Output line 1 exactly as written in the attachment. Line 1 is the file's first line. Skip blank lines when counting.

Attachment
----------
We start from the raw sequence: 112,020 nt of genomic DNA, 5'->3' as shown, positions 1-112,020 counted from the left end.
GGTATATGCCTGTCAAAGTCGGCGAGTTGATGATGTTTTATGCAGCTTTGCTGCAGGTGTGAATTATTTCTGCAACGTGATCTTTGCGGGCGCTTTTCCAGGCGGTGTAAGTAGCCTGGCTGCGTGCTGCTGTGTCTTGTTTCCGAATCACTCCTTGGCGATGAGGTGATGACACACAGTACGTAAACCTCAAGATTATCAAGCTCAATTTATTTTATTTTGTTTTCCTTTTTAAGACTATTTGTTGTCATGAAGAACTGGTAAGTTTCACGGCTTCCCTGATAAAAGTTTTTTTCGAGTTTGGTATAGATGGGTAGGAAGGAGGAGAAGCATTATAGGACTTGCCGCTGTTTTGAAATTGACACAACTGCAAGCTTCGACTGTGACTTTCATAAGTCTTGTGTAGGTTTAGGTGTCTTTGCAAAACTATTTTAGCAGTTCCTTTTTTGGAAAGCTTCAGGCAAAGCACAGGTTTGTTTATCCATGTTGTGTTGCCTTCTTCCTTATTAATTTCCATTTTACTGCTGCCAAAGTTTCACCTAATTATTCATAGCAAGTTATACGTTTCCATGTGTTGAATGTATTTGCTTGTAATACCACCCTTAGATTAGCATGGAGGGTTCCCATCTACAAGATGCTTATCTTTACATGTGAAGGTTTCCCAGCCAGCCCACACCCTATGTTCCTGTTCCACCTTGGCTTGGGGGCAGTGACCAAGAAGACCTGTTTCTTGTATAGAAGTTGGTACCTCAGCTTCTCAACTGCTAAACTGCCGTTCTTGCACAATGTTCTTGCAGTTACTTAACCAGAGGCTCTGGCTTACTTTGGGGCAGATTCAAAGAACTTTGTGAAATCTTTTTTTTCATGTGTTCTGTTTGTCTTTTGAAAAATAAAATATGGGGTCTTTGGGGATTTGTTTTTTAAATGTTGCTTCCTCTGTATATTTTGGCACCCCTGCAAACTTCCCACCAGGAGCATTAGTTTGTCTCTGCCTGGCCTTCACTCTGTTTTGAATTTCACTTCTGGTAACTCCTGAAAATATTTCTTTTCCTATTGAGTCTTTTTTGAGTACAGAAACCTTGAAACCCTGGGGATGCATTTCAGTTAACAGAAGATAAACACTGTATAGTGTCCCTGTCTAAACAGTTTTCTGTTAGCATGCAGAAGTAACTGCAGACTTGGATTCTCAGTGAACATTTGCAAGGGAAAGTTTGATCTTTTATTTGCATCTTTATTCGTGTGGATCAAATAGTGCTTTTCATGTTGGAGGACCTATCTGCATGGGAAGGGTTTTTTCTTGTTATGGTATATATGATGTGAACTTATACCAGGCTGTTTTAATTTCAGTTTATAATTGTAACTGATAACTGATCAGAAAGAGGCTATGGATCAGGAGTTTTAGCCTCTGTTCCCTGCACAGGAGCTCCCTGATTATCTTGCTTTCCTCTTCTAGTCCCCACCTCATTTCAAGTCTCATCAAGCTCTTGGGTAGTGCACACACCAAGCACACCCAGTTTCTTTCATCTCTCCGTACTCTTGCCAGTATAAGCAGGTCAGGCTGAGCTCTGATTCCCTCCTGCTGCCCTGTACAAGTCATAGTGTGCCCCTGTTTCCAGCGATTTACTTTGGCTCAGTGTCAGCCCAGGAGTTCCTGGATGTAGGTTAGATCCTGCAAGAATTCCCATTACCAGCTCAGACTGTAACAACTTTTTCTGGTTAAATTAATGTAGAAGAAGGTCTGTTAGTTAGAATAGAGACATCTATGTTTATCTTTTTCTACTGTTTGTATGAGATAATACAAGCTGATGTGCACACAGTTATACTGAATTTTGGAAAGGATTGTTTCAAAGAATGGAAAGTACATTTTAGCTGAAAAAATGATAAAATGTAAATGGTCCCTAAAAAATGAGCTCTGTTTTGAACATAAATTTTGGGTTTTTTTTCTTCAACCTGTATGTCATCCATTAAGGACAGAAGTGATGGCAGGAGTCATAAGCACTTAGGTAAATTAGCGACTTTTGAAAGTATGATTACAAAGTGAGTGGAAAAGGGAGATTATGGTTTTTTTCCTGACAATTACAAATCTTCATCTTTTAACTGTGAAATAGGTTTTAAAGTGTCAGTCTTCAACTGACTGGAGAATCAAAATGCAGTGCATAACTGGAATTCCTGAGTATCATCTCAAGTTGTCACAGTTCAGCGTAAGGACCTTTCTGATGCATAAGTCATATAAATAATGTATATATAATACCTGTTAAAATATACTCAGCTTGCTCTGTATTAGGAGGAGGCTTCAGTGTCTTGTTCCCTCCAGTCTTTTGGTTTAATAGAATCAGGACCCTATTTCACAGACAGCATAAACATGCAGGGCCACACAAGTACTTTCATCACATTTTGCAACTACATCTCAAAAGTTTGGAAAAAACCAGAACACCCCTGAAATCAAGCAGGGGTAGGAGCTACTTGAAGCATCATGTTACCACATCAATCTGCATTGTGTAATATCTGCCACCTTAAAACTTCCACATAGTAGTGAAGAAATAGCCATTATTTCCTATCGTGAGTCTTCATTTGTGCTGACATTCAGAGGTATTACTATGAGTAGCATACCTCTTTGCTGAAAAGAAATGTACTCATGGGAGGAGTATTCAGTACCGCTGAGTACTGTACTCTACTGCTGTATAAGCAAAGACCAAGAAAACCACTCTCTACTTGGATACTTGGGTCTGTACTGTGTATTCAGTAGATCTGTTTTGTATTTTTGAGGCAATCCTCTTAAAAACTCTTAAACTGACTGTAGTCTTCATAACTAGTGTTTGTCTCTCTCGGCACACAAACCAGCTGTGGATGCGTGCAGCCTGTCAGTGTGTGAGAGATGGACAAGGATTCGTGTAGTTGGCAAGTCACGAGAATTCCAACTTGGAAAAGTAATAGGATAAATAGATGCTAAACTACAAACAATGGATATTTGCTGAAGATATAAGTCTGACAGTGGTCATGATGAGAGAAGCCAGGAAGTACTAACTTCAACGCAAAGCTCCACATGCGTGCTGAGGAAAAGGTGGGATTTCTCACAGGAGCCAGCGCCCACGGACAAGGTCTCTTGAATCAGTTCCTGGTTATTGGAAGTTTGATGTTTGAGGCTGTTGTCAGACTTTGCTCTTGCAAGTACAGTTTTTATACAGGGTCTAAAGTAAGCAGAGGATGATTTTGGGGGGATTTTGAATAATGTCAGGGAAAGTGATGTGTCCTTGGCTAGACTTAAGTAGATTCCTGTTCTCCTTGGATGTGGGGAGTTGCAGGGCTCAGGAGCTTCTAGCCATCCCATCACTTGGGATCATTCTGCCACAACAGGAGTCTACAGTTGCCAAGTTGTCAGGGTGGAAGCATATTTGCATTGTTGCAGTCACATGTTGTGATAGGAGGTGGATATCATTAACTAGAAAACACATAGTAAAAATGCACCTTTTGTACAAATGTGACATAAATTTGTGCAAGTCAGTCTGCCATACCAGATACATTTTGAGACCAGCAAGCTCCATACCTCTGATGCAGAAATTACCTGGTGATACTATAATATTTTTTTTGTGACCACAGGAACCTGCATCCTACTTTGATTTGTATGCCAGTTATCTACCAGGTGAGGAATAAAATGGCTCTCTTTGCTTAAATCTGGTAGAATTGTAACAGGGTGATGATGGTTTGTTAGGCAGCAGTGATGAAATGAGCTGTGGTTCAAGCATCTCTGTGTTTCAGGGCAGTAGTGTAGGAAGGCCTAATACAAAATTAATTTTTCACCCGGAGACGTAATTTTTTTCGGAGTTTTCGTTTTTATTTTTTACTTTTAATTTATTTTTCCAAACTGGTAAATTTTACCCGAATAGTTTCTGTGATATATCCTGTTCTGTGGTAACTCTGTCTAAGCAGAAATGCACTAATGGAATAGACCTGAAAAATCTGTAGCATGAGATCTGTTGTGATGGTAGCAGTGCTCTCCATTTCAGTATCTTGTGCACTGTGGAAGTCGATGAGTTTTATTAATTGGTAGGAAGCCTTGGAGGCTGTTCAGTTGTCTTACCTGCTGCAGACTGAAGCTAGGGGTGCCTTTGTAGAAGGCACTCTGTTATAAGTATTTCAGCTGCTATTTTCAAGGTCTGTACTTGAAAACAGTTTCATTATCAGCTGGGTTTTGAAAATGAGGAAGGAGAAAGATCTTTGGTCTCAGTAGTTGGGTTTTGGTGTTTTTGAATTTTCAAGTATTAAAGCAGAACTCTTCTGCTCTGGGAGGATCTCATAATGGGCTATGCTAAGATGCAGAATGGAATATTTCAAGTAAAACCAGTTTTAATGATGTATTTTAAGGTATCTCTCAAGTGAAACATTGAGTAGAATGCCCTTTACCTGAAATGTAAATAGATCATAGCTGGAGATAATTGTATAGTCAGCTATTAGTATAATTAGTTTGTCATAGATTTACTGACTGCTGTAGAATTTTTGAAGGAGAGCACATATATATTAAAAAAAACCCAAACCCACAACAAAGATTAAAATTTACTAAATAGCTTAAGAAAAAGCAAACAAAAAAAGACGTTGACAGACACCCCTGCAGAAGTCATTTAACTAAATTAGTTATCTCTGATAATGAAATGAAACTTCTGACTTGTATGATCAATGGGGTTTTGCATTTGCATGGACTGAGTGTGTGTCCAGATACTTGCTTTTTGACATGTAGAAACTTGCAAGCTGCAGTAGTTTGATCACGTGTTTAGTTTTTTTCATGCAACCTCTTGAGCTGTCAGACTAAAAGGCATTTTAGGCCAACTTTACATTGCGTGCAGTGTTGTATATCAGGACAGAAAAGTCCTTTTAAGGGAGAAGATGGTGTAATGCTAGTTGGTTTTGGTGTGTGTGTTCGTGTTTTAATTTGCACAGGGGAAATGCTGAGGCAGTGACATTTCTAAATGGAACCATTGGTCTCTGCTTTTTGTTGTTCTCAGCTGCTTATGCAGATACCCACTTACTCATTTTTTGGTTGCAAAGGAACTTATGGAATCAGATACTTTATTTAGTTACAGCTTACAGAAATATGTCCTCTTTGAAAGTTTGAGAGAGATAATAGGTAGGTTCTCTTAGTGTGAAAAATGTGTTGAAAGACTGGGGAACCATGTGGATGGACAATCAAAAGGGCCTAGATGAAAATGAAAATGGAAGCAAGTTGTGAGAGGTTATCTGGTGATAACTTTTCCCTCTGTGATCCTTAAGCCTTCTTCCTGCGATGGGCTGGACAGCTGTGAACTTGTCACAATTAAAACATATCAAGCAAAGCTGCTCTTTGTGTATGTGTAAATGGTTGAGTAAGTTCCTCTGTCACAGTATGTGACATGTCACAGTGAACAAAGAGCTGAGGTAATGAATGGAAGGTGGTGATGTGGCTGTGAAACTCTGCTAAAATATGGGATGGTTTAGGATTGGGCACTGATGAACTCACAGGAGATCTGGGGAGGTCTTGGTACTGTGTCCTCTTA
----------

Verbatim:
We start from the raw sequence: 112,020 nt of genomic DNA, 5'->3' as shown, positions 1-112,020 counted from the left end.